Buy-to-let explained

Buy-to-let explained

This article uncovers everything you need to know about buy-to-let.

September 24, 2022
2 min read
Buy to let explained

For many investors around the globe, buy-to-let in London is considered to be one of the most rewarding and profit-yielding investments. Why is this, you may be asking? Generally speaking, investing in property is viewed as a safer investment compared to stocks or shares. Further, the profit margins are also relatively high. Moreover, property prices tend not to fluctuate substantially, and, more often than not, investors get capital appreciation. We could argue that options average around 4,5-5% net profit. Doesn’t sound bad, does it?

But, what exactly is buy-to-let? A buy-to-let property is an investment that induces income for landlords after it’s rented out. To qualify for a buy-to-let mortgage, you mostly need to own a property in the UK. To get a buy-to-let mortgage, you need at least a deposit that equals 25% of the property price and the mortgage is interest-only. This means that your monthly payments are only the interest of the mortgage and not a portion of the total mortgage amount (or else, the capital). As a result, the monthly payments are less compared to a typical consumer mortgage, however, you must be prepared to pay it off in full by selling the property or remortgaging at the end of the mortgage term.

Simply put, you can buy a property, induce income from the rent throughout the mortgage length (for example 25 years) and pay off the mortgage by selling the property at the end of the mortgage term.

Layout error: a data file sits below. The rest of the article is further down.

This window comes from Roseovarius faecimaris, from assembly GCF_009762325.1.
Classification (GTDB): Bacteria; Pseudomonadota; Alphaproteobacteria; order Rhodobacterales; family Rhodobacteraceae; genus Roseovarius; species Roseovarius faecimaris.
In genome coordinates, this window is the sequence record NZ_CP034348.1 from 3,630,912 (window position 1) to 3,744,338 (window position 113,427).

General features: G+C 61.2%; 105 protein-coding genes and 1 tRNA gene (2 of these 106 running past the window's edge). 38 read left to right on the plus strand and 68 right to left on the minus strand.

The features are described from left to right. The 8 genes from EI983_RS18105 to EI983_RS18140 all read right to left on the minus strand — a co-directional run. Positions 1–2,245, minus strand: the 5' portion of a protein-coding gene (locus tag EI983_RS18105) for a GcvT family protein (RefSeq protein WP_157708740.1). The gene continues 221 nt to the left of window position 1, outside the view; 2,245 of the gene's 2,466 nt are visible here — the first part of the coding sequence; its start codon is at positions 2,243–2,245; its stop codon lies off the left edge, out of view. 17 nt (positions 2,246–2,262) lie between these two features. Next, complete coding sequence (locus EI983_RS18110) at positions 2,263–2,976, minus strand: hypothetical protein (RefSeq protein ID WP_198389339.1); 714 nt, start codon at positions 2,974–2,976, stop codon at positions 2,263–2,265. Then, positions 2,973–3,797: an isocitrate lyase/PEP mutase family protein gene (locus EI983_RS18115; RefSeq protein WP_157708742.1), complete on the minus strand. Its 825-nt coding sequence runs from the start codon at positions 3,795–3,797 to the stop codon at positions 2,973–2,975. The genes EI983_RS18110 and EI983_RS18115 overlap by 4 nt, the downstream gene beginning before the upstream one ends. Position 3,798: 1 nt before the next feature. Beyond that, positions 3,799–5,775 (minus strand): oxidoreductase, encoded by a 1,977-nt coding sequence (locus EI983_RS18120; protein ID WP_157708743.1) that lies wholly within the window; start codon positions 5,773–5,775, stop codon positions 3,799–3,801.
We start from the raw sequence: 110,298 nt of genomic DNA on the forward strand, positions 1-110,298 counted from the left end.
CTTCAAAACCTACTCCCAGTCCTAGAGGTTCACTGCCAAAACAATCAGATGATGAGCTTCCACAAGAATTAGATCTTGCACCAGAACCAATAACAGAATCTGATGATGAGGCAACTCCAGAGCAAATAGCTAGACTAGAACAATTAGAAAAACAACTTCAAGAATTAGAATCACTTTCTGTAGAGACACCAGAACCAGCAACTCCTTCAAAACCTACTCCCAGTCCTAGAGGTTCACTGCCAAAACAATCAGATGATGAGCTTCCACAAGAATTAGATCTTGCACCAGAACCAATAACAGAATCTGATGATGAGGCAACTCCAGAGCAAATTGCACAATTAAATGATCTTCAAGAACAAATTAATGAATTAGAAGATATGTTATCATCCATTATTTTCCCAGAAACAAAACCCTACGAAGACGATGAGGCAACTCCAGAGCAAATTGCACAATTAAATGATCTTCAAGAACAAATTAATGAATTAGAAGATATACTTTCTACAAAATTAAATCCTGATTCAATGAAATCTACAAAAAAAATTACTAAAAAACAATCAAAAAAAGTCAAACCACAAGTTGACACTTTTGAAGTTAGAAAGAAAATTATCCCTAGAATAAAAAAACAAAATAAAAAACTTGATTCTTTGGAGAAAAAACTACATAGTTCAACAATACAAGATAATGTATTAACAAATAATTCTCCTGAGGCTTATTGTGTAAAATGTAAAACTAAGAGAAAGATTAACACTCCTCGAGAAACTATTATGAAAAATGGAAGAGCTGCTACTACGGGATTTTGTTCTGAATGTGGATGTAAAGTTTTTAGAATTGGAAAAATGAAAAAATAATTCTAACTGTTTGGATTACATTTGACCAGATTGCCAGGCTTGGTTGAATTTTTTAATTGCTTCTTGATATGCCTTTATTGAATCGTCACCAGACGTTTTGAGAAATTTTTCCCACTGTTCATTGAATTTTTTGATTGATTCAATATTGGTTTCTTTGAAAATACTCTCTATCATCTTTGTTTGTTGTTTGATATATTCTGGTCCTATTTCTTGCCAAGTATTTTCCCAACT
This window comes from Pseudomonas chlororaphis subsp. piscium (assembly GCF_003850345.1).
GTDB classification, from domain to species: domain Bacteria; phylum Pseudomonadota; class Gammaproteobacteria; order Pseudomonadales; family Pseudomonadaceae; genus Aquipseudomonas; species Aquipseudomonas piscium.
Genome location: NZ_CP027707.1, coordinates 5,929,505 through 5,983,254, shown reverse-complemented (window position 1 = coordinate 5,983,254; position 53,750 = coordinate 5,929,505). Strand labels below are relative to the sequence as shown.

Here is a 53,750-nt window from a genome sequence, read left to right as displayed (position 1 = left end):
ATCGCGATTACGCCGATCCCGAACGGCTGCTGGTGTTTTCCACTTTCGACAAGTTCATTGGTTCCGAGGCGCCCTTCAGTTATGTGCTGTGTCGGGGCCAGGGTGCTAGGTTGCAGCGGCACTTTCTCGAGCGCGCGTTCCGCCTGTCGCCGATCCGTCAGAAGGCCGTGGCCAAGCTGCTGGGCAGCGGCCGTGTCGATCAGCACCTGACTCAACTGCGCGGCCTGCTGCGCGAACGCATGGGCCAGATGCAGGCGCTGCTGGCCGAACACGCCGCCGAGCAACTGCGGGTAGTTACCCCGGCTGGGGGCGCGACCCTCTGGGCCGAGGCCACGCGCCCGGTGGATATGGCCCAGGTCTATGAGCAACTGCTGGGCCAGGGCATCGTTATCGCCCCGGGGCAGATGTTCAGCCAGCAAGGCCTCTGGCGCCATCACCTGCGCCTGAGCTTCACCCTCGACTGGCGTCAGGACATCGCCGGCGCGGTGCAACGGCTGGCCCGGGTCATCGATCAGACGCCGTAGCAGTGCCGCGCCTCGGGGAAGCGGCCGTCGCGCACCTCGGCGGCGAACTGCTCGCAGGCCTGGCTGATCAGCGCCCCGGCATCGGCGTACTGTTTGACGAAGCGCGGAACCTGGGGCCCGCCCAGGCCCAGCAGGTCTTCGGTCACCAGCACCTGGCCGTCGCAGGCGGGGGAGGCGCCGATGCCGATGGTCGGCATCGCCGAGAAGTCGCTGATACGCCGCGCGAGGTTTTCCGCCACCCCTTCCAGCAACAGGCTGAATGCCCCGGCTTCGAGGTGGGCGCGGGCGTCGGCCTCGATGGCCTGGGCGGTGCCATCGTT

The majority of lenders typically require a minimum income of £20,000, while a few lenders do not require a minimum income. Moreover, many lenders require the predicted rental income to be 125% or 145% of the landlord’s mortgage payments. For example, if the landlord’s income from the rental is £1,500 per month, the maximum mortgage repayment amount would be around £1,000.

But, how you do make a profit with buy-to-let? Initially, you should calculate all your expenses: for example, you buy a property for £420.000 (interest only 2.7% mortgage for 25 years), the deposit is £120,000, stamp duty is £23,600, solicitor’s fees are £2,000, furnishings for £3000, other miscellaneous expenses £1,400; the expenses inch up to £150,000. The mortgage repayment would be £685 monthly and the service charges (including ground rent) around £270 per month, amounting to £955. Your expected rent is around £1900. Therefore, your profit from buy to let before tax would be £950 per month. 

Another key consideration is whether you are going to manage the property yourself or you will outsource the activity to a real estate agent. Often, agencies charge around 12% off the property price for management and 6% off the monthly rental to rent out the property to tenants. Xenofon’s knowledge of the London property market draws on 10 years of experience and unparalleled industry insights.

If you’re looking to learn more about buy-to-let, rentals and property management, get in touch with Xenofon today.